Juveniles have started being shifted back to Banksia Hill detention centre this morning, nearly eight months after a riot forced their transfer to two units at a prison for adult men.
The Department of Corrective Services has confirmed that 24 juveniles are being shifted back to Banksia Hill today as it starts a gradual transfer program which is expected to take a few weeks.
More than 100 cells were damaged by about 70 juveniles in the January 20 riot, which left a repair bill of $3.23 million.
The extent of the damage at the State’s only detention centre for juveniles forced the department to set up two segregated units at Hakea jail, prompting controversy over the placement of the young people within the boundary of an adult prison and the conditions during their time in custody.
The move also highlighted long-held concerns about the conditions at Banksia Hill, where juveniles had been subjected long periods in lockdown and had restricted access to programs because of chronic staff shortages.
Today, acting corrective services commissioner Heather Harker said the return of young people to Banksia Hill marked the starts of a new direction and era in youth custodial services.
“Upgrades to cells and units have been undertaken to enhance the security of the site,” Ms Harker said.
“Additionally, existing fences have been enhanced and additional fences have been erected to consolidate the security of the unit precincts.
“A reform team has been reviewing and updating the youth custodial rules, operational procedures and unit plans, as well as developing and implementing a revised structured day for all young detainees.
"This week, new youth custodial officers commence training at our academy and will graduate in December to supplement existing staff.
“A lot of planning, reform and consultation has been undertaken to arrive at this point and I publically thank the staff along with those internal and external stakeholders who have played a part.”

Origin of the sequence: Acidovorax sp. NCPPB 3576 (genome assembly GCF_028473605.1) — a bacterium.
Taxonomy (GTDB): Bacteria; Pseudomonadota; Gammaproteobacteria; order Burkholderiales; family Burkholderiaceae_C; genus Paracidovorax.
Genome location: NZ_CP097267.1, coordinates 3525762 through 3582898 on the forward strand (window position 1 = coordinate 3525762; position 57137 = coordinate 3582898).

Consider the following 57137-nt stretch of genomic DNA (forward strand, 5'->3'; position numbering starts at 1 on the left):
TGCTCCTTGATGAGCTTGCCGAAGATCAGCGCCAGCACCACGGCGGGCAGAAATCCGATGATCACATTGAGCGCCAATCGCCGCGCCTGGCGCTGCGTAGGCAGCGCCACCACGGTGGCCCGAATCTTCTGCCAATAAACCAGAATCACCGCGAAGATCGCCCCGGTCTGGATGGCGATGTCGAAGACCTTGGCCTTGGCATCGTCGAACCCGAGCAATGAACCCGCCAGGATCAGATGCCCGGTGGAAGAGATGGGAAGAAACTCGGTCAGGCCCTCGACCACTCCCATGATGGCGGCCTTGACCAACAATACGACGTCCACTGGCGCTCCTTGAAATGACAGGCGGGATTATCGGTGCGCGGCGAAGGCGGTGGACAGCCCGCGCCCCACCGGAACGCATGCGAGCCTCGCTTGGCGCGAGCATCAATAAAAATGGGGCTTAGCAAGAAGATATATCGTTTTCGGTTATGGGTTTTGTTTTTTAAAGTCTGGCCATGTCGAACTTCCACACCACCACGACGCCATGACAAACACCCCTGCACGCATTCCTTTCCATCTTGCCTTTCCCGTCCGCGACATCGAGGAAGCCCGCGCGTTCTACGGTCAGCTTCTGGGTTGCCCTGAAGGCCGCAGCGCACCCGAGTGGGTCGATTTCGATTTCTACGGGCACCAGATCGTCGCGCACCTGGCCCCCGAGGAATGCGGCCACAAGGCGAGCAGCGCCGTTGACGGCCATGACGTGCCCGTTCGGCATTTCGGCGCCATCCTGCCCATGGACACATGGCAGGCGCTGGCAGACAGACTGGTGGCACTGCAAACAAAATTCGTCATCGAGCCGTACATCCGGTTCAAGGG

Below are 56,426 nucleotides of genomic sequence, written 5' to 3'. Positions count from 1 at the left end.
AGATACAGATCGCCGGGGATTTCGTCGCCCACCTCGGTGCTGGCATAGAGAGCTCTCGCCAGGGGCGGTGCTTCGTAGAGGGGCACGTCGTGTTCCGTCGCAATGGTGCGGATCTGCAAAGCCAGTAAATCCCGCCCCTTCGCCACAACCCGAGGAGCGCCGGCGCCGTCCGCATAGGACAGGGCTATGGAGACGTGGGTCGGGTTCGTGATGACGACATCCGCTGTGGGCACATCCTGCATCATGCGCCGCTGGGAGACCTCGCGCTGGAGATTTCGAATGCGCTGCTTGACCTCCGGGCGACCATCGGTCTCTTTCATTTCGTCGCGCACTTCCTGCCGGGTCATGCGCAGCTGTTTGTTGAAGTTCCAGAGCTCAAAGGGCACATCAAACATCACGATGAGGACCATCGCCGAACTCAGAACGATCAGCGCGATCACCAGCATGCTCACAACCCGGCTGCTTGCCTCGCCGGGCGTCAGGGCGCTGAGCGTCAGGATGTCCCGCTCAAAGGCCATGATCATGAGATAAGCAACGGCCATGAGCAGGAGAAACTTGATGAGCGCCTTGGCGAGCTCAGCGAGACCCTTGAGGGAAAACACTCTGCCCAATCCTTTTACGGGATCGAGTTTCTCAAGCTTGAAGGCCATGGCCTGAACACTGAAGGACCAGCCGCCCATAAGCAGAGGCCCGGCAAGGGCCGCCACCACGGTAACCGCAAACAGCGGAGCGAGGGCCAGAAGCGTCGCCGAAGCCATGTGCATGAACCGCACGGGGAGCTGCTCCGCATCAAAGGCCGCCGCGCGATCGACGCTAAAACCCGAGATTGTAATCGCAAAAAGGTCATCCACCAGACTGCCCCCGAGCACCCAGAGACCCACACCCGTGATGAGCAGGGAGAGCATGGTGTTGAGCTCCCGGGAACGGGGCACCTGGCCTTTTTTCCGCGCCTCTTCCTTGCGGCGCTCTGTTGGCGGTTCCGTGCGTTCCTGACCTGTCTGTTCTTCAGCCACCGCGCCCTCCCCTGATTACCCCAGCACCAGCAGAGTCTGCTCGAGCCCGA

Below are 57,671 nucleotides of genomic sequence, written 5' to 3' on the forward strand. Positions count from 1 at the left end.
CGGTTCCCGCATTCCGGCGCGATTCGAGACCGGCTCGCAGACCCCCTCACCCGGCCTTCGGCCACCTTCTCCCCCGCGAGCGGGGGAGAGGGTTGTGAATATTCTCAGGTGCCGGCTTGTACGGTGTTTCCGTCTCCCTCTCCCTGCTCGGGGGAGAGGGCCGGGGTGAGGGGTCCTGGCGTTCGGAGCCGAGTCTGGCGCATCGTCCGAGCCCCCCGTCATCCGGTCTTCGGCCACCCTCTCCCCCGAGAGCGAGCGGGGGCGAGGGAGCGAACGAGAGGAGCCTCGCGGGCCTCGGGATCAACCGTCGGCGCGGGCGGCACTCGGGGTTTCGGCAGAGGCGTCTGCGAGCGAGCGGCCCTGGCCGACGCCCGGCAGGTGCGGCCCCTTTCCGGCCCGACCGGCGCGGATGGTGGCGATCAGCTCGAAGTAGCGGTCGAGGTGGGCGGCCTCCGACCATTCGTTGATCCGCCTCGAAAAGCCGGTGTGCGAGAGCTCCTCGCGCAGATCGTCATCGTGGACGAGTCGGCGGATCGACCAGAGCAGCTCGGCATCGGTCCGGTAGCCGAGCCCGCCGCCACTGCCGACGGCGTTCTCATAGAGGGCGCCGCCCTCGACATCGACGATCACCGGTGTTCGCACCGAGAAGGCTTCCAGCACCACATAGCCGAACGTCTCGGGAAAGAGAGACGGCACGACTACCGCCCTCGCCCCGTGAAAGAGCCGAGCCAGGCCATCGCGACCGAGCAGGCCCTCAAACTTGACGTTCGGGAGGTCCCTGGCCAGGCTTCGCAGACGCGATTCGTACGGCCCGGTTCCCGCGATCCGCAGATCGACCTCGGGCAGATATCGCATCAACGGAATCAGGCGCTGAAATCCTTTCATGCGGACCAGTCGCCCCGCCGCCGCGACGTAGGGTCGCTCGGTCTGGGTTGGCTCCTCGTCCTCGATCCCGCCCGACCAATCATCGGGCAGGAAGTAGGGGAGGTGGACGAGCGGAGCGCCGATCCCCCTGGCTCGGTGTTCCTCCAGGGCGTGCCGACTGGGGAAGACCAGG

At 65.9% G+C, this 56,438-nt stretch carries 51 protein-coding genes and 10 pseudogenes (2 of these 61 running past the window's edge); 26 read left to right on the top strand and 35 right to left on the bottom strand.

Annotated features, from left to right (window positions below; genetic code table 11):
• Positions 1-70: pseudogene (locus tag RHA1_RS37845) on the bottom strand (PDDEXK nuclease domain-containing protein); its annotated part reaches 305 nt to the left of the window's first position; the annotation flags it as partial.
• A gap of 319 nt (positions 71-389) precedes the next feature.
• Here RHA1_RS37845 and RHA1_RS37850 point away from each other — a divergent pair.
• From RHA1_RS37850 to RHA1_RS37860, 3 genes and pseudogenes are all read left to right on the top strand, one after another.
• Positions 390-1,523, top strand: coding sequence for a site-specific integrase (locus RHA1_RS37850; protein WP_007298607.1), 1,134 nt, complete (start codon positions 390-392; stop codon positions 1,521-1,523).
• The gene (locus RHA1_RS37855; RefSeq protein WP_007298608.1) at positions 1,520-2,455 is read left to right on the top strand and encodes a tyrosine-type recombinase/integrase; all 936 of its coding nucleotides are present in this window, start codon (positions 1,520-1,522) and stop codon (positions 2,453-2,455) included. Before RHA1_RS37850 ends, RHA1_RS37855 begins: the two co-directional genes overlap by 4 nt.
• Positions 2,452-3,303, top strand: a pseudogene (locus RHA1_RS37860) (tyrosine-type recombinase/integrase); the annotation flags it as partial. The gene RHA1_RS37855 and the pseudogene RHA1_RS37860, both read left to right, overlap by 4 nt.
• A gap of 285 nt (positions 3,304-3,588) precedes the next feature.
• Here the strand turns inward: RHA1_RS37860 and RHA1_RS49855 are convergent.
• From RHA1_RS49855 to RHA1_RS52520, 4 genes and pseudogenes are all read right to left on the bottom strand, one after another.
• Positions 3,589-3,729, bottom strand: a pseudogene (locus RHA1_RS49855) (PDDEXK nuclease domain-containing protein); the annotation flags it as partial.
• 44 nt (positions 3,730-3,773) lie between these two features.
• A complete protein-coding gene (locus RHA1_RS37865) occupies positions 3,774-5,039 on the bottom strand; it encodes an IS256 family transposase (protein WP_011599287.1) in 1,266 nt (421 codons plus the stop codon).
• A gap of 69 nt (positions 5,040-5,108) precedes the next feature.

Ms Harker said the return plan was subject to ongoing review based on factors including building work.
The Community and Public Sector Union, which represents youth custodial officers, welcomed the return of juveniles to Banksia Hill after delegates signed off on all essential requirements yesterday.
Branch secretary Toni Walkington said it was important the return had not been rushed as it could have compromised the safety of staff and detainees.
“Our preference has always been to get everyone back to Banksia Hill as soon as possible, but it had to be done right,” Ms Walkington said.
“Our delegates will continue to meet management on a regular basis to ensure that a staged return is conducted with the safety and security of staff and detainees being the main priority.”
An inquiry into the riot, the emergency response and the alternative arrangements for the juveniles by WA’s independent prison watchdog recommended major overhaul of youth justice services by setting up a stand-alone department or a youth justice commission similar to the mental health model.
An inquiry into the riot, the emergency response and the alternative arrangements for the juveniles by WA’s independent prison watchdog recommended major overhaul of youth justice services by setting up a stand-alone department or a youth justice commission similar to the mental health model.of Custodial Services Neil Morgan found the riot was “entirely predictable” after the department failed to manage a “tinderbox” environment at Banksia Hill over the preceding 18 months.